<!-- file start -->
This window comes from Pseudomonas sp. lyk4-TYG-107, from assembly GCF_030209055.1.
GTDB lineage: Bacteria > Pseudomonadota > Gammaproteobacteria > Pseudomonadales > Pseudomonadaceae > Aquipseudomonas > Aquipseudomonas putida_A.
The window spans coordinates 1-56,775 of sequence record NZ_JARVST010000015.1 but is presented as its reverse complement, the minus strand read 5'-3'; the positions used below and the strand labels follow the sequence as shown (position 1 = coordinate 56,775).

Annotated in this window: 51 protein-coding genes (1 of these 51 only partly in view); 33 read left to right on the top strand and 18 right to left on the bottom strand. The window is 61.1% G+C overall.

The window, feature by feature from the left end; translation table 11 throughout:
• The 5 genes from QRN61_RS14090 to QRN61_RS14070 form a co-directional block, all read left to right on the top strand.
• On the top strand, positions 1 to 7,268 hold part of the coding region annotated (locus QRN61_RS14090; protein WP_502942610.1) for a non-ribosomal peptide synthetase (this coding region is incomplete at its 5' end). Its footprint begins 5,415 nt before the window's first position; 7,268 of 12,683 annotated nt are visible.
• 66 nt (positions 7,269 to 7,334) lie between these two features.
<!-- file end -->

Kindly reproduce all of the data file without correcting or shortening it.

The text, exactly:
This window comes from Pseudomonas sp. lyk4-TYG-107, from assembly GCF_030209055.1.
GTDB lineage: Bacteria > Pseudomonadota > Gammaproteobacteria > Pseudomonadales > Pseudomonadaceae > Aquipseudomonas > Aquipseudomonas putida_A.
The window spans coordinates 1-56,775 of sequence record NZ_JARVST010000015.1 but is presented as its reverse complement, the minus strand read 5'-3'; the positions used below and the strand labels follow the sequence as shown (position 1 = coordinate 56,775).

Annotated in this window: 51 protein-coding genes (1 of these 51 only partly in view); 33 read left to right on the top strand and 18 right to left on the bottom strand. The window is 61.1% G+C overall.

The window, feature by feature from the left end; translation table 11 throughout:
• The 5 genes from QRN61_RS14090 to QRN61_RS14070 form a co-directional block, all read left to right on the top strand.
• On the top strand, positions 1 to 7,268 hold part of the coding region annotated (locus QRN61_RS14090; protein WP_502942610.1) for a non-ribosomal peptide synthetase (this coding region is incomplete at its 5' end). Its footprint begins 5,415 nt before the window's first position; 7,268 of 12,683 annotated nt are visible.
• 66 nt (positions 7,269 to 7,334) lie between these two features.